Most educational institutions issue certificates and diplomas in the form of paper documents. This has been the case for years, but how easy is it to forge such a document? Distributed ledgers enable institutions to issue immutable digital certificates that are valid in perpetuity. The authenticity of these cryptographically secure documents can be verified against the blockchain. Further, it is hard to manage and keep track of all certificates attained by an individual over time. By dematerializing documents, distributed ledgers avoid the risk of misplacing or falsifying such records.
Notarizing certificates on a public blockchain automatically transforms documents into a verifiable piece of information that can be accessed by third-parties across the world. Currently, access to public platforms such as Mozilla Open Badges requires students to divulge private information in the form of metadata. Distributed ledgers can be adopted as a ‘proof of knowledge’ where only information marked public by students would be accessible to anyone. By doing so, individuals can approach employers and academic institutions with a discreet level of confidentiality.
Today, central authorities are responsible for validating the educational credentials of an individual. Yet, employers have not been able to ascertain the qualifications of their employees, leading to potentially dangerous situations. Applications built over distributed ledgers can bring students and badge issuers together by simplifying the process of gaining access to credentials gained over an individual’s lifetime.
Beyond the Classroom: Calling Out Fake News
Education goes beyond the classroom. We currently live in a digital era where lots of information flood us. Governments and censors understand that it is difficult to conceal all information that isn’t to their liking. Instead, they resort to spreading misinformation in the form of fake news: propaganda that is spread through traditional news and social media platforms. The overwhelming presence of conflicting reports and contradictory accounts make it difficult to know what or whom to believe.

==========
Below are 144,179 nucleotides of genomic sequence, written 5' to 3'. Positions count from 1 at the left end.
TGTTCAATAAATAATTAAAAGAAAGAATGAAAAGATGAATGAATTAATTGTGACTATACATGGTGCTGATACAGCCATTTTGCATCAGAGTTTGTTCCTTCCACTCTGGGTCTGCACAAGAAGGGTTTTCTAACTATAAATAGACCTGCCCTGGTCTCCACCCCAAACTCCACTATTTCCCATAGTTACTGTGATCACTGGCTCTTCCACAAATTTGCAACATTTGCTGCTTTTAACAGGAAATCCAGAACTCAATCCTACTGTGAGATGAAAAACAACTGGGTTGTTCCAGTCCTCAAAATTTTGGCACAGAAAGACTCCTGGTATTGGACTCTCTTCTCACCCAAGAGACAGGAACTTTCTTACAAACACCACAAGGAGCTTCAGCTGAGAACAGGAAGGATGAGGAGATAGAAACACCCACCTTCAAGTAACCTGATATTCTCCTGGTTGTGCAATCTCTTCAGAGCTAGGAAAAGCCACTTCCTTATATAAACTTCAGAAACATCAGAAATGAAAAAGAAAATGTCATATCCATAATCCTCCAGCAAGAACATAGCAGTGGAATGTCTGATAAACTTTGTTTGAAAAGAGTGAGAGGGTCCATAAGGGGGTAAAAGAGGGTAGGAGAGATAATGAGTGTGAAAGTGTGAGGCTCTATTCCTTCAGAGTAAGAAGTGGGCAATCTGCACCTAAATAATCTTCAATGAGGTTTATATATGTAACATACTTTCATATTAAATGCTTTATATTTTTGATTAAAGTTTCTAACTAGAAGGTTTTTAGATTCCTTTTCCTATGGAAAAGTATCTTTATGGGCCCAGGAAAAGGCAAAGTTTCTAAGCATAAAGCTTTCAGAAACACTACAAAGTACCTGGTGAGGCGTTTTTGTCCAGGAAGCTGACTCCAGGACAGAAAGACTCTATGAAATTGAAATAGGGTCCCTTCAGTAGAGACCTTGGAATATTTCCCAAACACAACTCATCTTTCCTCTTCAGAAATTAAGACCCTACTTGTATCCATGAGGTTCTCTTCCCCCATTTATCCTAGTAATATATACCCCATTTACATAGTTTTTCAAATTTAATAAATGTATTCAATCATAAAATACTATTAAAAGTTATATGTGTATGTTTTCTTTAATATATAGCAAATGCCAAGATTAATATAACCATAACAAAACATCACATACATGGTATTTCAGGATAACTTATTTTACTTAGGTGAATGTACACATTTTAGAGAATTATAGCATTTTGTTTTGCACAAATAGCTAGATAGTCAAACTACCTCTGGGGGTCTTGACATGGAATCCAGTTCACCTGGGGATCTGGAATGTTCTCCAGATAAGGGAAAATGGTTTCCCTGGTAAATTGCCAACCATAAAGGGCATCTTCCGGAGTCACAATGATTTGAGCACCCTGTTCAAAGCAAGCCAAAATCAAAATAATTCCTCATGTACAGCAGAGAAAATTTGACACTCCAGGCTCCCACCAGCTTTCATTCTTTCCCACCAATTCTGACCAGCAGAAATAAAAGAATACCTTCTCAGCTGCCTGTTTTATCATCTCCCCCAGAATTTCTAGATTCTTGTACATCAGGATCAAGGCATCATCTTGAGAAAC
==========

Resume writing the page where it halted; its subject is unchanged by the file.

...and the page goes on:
“Who controls the past controls the future. Who controls the present controls the past.”
― George Orwell, 1984
Documents that are hundreds, thousands of years old lose their integrity over time, as they could be manipulated many times depending on the political regime. By providing a single version of the truth, distributed ledgers can lead the fight against the spread of disinformation. All news and historical events can immutably be stored on a distributed ledger and signed by an authenticated entity. Doing so ensures that the reliability of sources can be validated, thereby enabling information transparency.
Final Words: Stay Woke!
Everyone has a stake in the future of education — Parents, Educational Institutions and Technology. In an era where machines and sensors take center stage, constant learning is paramount to stay economically and socially relevant. Some of the most imaginative humans around happen to be kids, and introducing them to technologies such as AI, Machine Learning and DLTs can encourage them to start asking ‘What If’ questions.
Distributed ledgers offer a world where individuals can proactively educate themselves throughout their lifetime. A foolproof system that immutably stores a student’s entire academic history can not only prevent fraud, but also curb bottlenecks associated with bespoke learning. In short, DLTs can transform existing educational practices and drastically reduce the dissemination of misinformation.
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The Helix Foundation is a proud sponsor of ESMT Hacknight 2018 — A two day Hackathon centered around the future of education.